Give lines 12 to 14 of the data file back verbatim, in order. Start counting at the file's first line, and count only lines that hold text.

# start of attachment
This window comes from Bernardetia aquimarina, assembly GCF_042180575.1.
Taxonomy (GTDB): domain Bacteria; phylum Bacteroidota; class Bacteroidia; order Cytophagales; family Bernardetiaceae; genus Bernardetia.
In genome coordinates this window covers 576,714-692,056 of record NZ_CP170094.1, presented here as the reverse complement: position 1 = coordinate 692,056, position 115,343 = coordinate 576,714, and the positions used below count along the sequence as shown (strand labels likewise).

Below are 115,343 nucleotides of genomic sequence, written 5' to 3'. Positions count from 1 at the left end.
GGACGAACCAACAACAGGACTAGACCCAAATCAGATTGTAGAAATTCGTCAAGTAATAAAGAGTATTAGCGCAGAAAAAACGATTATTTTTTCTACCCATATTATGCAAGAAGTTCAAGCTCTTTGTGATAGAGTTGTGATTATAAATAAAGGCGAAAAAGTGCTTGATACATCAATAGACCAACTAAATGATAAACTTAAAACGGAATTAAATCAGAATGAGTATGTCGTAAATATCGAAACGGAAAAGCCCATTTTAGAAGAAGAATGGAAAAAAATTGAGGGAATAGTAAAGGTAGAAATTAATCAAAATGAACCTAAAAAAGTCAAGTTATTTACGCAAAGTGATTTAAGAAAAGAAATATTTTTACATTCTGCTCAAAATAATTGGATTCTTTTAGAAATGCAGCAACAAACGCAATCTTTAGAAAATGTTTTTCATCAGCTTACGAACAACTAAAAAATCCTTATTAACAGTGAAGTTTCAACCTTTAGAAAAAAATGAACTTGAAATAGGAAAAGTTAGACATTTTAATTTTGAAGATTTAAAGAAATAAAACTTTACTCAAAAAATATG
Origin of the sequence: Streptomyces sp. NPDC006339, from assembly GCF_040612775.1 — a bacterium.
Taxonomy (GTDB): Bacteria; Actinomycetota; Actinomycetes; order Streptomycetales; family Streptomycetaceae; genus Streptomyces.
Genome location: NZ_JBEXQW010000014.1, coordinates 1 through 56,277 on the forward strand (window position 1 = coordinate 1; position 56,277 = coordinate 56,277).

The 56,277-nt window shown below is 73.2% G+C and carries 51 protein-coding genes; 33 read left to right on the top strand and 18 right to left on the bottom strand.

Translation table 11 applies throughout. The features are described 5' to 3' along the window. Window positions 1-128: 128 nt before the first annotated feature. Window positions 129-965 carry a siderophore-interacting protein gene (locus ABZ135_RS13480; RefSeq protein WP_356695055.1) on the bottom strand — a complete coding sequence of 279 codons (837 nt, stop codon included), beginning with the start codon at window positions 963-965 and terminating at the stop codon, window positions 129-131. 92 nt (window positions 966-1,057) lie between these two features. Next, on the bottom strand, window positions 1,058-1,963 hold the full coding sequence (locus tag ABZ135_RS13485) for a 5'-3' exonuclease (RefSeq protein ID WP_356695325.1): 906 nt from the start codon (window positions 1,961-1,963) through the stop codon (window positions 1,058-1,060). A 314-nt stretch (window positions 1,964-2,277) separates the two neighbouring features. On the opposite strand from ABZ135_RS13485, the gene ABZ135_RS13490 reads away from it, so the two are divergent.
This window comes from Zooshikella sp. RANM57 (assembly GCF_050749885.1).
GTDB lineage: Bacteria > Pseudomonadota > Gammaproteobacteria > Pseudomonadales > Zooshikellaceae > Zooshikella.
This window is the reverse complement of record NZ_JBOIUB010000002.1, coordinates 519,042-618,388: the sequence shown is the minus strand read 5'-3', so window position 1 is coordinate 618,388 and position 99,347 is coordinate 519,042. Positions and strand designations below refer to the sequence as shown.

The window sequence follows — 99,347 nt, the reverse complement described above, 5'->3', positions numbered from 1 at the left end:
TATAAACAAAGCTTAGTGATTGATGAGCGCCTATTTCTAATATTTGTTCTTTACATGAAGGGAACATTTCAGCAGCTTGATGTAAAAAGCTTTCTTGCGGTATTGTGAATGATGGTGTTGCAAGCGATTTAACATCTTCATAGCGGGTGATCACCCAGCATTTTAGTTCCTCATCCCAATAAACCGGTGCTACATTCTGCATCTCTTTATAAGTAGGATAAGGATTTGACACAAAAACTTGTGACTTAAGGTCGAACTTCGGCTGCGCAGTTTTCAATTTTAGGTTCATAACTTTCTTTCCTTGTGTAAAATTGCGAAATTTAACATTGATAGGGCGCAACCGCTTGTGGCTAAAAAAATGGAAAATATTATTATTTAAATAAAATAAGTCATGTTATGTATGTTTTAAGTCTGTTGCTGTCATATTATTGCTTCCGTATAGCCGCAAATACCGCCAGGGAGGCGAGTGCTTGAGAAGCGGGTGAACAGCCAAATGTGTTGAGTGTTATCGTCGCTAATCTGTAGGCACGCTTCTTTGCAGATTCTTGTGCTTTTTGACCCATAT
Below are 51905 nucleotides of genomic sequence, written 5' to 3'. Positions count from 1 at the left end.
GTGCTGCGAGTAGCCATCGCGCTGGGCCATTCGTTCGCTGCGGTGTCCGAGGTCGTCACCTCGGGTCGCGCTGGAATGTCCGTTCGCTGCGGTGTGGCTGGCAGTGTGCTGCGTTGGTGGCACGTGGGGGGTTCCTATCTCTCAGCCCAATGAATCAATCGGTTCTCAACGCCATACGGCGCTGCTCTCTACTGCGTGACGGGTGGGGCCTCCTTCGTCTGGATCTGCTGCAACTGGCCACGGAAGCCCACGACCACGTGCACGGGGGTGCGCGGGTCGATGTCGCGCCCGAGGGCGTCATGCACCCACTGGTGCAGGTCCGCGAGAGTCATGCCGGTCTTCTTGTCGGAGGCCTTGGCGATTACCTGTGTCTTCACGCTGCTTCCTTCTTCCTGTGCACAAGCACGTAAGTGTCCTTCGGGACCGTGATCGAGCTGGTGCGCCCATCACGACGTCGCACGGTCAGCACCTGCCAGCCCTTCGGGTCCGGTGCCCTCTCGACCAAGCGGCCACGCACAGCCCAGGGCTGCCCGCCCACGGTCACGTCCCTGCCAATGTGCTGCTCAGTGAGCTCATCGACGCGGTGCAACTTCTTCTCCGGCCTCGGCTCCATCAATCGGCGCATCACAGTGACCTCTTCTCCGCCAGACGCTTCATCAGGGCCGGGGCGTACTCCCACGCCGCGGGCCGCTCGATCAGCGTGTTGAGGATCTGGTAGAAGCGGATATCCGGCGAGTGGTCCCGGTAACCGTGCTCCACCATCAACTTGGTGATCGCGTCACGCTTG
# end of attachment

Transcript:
GTDB lineage: Bacteria > Pseudomonadota > Gammaproteobacteria > Pseudomonadales > Zooshikellaceae > Zooshikella.
This window is the reverse complement of record NZ_JBOIUB010000002.1, coordinates 519,042-618,388: the sequence shown is the minus strand read 5'-3', so window position 1 is coordinate 618,388 and position 99,347 is coordinate 519,042. Positions and strand designations below refer to the sequence as shown.

The window sequence follows — 99,347 nt, the reverse complement described above, 5'->3', positions numbered from 1 at the left end: